Components: LEC.
Grading: GRD.
Typically Offered: Fall & Spring.

GHS 610. Hospital Ethnography. 3 Credit Hours.

Hospital ethnography engages closely with discussions and debates about ethnographic research, ethics, and representation taking a hospital as a sociocultural site. It explores some of the research methodologies anthropologists use to understand, interpret, and analyze cultural practices.
Components: LEC.
Grading: GRD.
Typically Offered: Fall & Spring.

GHS 612. People, Plagues, and Pandemics. 3 Credit Hours.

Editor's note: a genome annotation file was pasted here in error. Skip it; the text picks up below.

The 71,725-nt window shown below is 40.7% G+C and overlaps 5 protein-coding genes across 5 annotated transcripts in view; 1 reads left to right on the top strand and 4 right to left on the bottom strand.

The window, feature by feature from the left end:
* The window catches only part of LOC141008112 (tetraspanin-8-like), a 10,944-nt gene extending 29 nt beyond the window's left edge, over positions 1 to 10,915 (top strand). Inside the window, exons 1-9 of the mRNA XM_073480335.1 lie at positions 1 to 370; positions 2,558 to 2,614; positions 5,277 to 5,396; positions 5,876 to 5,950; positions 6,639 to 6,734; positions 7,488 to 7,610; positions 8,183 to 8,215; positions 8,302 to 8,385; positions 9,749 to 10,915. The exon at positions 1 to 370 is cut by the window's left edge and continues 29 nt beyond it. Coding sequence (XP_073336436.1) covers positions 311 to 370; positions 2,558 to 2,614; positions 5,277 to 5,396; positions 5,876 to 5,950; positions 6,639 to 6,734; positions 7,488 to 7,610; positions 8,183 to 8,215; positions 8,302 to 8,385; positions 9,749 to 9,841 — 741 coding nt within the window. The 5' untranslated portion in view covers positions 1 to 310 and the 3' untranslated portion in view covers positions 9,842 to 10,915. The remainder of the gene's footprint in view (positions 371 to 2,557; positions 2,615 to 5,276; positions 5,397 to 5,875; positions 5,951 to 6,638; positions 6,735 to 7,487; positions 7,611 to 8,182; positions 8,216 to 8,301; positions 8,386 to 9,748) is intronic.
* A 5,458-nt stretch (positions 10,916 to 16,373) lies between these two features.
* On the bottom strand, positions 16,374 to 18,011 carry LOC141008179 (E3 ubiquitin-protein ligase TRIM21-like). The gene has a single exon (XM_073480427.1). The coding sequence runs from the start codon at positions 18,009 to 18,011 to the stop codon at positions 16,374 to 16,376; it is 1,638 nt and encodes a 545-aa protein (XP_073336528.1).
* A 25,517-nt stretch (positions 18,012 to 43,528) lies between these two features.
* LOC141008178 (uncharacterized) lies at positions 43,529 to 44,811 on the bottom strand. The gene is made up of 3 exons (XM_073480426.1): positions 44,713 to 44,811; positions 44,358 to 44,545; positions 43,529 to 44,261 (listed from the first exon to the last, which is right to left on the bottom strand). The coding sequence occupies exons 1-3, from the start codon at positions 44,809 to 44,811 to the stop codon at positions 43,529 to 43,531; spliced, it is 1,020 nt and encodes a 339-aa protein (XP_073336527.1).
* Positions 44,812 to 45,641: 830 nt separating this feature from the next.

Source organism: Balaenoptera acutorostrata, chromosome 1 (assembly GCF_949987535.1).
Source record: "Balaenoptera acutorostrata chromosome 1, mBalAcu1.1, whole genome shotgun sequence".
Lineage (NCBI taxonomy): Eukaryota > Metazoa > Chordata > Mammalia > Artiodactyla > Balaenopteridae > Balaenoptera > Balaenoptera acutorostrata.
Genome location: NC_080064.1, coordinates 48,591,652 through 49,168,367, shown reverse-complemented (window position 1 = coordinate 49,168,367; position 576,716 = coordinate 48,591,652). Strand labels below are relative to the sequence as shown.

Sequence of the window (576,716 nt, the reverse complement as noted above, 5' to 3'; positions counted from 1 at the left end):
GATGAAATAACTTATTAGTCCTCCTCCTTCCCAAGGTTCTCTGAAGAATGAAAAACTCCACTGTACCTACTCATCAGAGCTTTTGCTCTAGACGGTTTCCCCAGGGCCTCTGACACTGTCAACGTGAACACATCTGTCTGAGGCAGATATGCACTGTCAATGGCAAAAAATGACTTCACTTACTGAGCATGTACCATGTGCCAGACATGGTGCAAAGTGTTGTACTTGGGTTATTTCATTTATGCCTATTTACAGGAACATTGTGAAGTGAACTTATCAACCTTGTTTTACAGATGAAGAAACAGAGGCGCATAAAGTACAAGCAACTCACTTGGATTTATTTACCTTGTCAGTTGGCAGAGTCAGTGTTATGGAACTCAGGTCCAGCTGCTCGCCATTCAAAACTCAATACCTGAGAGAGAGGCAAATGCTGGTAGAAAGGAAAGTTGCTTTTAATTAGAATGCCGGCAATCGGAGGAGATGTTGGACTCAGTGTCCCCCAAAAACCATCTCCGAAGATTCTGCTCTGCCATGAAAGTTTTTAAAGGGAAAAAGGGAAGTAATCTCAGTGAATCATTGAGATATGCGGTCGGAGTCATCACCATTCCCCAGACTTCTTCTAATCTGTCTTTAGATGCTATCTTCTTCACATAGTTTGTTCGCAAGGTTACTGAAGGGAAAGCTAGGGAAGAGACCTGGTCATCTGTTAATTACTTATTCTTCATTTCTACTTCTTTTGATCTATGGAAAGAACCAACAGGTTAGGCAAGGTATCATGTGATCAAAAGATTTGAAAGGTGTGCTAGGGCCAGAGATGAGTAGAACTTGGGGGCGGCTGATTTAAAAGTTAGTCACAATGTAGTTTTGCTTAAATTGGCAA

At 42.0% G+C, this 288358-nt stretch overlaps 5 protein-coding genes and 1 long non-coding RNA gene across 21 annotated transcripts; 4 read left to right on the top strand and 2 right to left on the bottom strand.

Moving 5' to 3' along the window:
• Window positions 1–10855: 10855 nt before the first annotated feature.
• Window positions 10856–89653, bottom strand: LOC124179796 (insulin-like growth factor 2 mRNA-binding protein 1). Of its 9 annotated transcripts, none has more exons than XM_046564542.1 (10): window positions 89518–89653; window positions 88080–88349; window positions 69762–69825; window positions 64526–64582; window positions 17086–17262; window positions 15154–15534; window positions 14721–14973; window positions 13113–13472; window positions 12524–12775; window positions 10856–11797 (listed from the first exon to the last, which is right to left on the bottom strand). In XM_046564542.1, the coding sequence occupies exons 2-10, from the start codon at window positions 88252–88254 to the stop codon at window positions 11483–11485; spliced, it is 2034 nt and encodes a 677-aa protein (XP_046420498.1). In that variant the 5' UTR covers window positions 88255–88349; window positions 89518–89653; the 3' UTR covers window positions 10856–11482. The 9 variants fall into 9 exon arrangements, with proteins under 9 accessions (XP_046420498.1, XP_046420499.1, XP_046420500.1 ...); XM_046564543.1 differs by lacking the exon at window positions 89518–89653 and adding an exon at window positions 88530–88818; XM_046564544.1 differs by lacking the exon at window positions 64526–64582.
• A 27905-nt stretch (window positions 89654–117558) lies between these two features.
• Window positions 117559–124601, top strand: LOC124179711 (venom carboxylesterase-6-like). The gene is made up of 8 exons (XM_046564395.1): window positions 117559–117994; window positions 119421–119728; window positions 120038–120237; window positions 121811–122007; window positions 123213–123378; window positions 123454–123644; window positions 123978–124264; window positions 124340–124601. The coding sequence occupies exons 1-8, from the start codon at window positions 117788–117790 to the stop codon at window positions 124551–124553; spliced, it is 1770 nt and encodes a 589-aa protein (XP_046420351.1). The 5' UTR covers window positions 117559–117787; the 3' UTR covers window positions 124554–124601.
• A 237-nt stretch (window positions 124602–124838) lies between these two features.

The history of pandemics shows that we have not learned from history. Is there a lesson in this recurring failure? Would we even realize it if there was? After the Ebola outbreak, epidemiologists expressed the important lessons that we failed to learn from previous outbreaks of disease. Many others have taken note of how plagues of swine flu and the like failed to generate more funding for epidemic/pandemic preparedness and response, and declared that government officials overlooked lessons from hypothetical pandemic exercises. Some have drawn comparisons between our slow response and denial of the Covid-19 crisis and the long delay in responding to the AIDS pandemic. Why are we so bad at doing this in practice? Are we ever going to break the vicious cycle of panic and neglect? The purpose of this course is to provide an introductory overview to emerging infectious diseases (EIDs) in the context of previous global outbreaks, focusing on geography, origin, and management response. Through a combination of discussions and/or group activities, case studies, and lecture style introductions to weekly themes, students will gain a deeper understanding of disease, or group of diseases as illustrations of the impact of global outbreaks, responses, social, demographic, economic, and environmental context of historical and modern epidemics; and on basic models of infectious disease processes.